According to Alan Dollar, the first Uechi Ryu tournament was in held in 1968. That first year’s event, and the second year’s, were won by Kosuke Yonamine of the Koza dojo. The most famous of modern Uechi Ryu competitors, Kyohide Shinjo, won the third tournament in 1970, and according to Dollar, he won the tournament nine times in all. When the first open (all styles) All Okinawan karate Championships was held in 1979, Shinjo won that too.

Records on this are not easy to come by, but it seems safe to say that Uechi Ryu was the dominant style in Okinawan tournaments from the 1970s to the 1990s, (and maybe after, I don’t know). These events attracted little interest in the West but occasionally you might see references or reports in some of the magazines. An article in “Black Belt” of June 1983, for example, mentioned that in the previous year’s All Okinawa tournament Uechi Ryu practitioners had filled all top eight position. The winner that year was Uechi Ryu’s Nobuhiro Higa. A 1993 report in “Australasian Fighting Arts” noted that Higa was an eight times Okinawan champion. Such an extended string of results established Uechi Ryu as the strongest fighting style on Okinawa.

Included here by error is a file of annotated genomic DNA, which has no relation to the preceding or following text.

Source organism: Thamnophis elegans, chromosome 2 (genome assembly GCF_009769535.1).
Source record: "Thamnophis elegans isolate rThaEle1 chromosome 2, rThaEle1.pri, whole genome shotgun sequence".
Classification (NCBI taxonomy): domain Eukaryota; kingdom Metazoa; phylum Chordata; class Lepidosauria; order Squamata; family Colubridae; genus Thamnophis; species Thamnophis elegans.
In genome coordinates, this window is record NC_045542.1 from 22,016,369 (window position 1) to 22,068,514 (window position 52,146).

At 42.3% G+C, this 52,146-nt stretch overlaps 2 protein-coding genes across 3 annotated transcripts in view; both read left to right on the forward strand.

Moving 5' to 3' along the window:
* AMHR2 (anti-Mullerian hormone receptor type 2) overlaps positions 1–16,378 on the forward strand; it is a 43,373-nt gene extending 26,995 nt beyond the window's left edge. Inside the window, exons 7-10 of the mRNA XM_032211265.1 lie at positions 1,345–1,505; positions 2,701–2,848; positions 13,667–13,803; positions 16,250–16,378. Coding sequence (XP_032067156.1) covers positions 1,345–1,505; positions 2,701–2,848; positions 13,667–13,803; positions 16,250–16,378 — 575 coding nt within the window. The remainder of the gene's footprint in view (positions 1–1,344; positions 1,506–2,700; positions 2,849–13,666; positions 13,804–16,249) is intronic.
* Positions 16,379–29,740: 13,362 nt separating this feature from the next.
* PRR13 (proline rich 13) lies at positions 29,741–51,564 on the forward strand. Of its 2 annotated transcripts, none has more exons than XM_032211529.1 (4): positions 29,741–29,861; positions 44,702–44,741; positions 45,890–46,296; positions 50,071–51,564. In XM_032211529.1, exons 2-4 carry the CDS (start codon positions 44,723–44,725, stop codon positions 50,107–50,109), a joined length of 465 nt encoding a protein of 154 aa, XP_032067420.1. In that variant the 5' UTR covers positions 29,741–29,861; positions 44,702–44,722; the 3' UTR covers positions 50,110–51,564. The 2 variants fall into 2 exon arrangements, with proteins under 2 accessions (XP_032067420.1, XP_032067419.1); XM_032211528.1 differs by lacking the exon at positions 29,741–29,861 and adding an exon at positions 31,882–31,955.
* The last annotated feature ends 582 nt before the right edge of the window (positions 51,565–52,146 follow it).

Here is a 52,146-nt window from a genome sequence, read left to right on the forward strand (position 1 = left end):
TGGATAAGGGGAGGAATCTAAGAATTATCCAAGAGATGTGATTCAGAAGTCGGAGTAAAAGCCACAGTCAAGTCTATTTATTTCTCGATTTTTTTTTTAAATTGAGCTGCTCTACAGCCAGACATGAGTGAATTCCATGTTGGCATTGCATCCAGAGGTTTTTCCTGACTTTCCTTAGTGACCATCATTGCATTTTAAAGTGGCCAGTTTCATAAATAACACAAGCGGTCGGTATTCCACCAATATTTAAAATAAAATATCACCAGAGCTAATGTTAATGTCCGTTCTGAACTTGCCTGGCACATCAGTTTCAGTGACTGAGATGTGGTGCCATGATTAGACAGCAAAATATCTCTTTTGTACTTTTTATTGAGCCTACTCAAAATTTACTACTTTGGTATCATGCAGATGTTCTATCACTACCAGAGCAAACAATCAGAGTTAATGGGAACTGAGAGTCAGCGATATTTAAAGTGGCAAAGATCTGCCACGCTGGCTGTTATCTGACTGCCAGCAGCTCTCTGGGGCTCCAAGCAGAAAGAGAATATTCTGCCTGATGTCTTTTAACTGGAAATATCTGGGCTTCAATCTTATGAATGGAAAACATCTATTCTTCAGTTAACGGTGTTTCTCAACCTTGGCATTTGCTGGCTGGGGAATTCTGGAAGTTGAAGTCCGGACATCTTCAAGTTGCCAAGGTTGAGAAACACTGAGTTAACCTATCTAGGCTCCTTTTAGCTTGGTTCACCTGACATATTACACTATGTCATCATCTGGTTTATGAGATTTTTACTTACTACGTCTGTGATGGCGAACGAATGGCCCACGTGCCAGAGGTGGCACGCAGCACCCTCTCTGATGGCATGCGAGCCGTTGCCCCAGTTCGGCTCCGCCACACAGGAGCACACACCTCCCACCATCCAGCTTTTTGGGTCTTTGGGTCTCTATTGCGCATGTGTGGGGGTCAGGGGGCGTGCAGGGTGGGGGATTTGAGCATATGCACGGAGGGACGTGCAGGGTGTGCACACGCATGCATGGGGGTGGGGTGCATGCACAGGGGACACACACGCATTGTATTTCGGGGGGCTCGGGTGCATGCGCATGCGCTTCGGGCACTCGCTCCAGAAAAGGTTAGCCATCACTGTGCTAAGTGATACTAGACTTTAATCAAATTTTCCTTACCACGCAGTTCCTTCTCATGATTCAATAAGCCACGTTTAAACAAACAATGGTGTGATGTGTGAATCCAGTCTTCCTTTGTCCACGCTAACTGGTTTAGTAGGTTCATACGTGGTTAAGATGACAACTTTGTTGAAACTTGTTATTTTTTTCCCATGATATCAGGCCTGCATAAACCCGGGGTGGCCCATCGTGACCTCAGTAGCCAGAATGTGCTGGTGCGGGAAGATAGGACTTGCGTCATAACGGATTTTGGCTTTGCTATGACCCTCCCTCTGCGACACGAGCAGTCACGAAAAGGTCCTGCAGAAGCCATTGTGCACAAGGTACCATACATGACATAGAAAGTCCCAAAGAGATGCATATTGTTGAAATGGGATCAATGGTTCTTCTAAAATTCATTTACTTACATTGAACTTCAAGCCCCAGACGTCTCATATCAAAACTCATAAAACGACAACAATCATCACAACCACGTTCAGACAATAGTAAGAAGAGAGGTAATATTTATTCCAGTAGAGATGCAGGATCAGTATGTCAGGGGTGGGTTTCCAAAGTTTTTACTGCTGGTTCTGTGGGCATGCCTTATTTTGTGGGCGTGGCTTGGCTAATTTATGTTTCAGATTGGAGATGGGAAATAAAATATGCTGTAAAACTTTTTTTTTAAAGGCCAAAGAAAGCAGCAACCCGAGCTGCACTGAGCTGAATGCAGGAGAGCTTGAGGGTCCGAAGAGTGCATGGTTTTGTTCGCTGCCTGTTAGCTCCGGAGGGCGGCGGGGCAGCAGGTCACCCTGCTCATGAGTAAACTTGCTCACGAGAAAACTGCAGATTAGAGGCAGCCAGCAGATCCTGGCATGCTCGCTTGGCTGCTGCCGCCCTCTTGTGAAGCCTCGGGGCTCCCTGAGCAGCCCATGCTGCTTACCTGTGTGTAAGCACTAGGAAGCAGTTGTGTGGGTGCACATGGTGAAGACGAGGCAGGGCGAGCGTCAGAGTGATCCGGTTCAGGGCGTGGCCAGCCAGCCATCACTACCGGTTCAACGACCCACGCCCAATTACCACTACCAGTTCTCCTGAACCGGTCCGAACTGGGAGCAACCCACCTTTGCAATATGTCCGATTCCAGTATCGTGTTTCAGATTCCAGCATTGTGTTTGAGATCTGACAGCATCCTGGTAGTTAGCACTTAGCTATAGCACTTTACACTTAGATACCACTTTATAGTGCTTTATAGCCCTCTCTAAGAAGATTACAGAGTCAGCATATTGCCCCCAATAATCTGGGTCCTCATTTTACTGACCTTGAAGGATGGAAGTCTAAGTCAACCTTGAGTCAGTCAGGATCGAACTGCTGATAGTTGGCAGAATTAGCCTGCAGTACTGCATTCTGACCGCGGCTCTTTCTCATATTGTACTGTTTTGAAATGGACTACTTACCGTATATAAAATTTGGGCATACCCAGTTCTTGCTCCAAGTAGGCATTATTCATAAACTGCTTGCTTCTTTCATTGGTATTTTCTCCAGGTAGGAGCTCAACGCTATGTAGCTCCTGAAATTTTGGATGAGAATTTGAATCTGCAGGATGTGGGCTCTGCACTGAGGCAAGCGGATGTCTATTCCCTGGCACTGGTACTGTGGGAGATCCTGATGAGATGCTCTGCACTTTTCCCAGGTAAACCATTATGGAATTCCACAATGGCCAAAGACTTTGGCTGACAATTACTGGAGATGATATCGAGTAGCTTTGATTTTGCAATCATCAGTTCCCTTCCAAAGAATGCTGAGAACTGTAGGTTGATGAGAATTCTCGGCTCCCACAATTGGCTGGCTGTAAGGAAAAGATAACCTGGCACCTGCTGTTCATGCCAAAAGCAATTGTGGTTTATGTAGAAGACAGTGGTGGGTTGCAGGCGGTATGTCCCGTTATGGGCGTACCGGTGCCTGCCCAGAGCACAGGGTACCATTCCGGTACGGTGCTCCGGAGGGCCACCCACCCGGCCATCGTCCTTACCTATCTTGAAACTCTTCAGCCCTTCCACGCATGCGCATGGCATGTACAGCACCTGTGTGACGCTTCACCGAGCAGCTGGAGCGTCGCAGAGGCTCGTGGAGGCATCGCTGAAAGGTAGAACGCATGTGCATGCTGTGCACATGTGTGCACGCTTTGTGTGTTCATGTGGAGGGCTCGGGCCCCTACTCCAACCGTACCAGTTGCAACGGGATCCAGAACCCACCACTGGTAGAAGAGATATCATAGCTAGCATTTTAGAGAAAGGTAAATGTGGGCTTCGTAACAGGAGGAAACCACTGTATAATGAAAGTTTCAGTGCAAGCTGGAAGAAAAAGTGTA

Footage of the early contests seems very rare but Dave Scott, who trained in Uechi Ryu in Okinawa in 1974 gave me a copy of the super-8 film he had taken there, and that includes some tournament clips. The film is dark, so it’s a little hard to identify fighters, but several of Kiyohide Shinjo’s matches (I think) are shown. He fights from a high, natural stance, quite relaxed, with his hands held low in the common competition style. His attacking and countering technique is sharp and he generally wins his fights with punches, gyakuzuki mainly, though he can back up his punches with kicks. Shinjo was gifted but he was also unusually tall for an Okinawan of that time and that must have accounted for a large part of his success: he had a significant reach advantage which allowed him to penetrate the opponent’s defence with his punches. His kicks more often than not are at chudan level, but overall he has good kicking techniques and there is a clip of him in another tournament knocking an opponent out five seconds into their fight with a devastating left roundhouse kick to the head.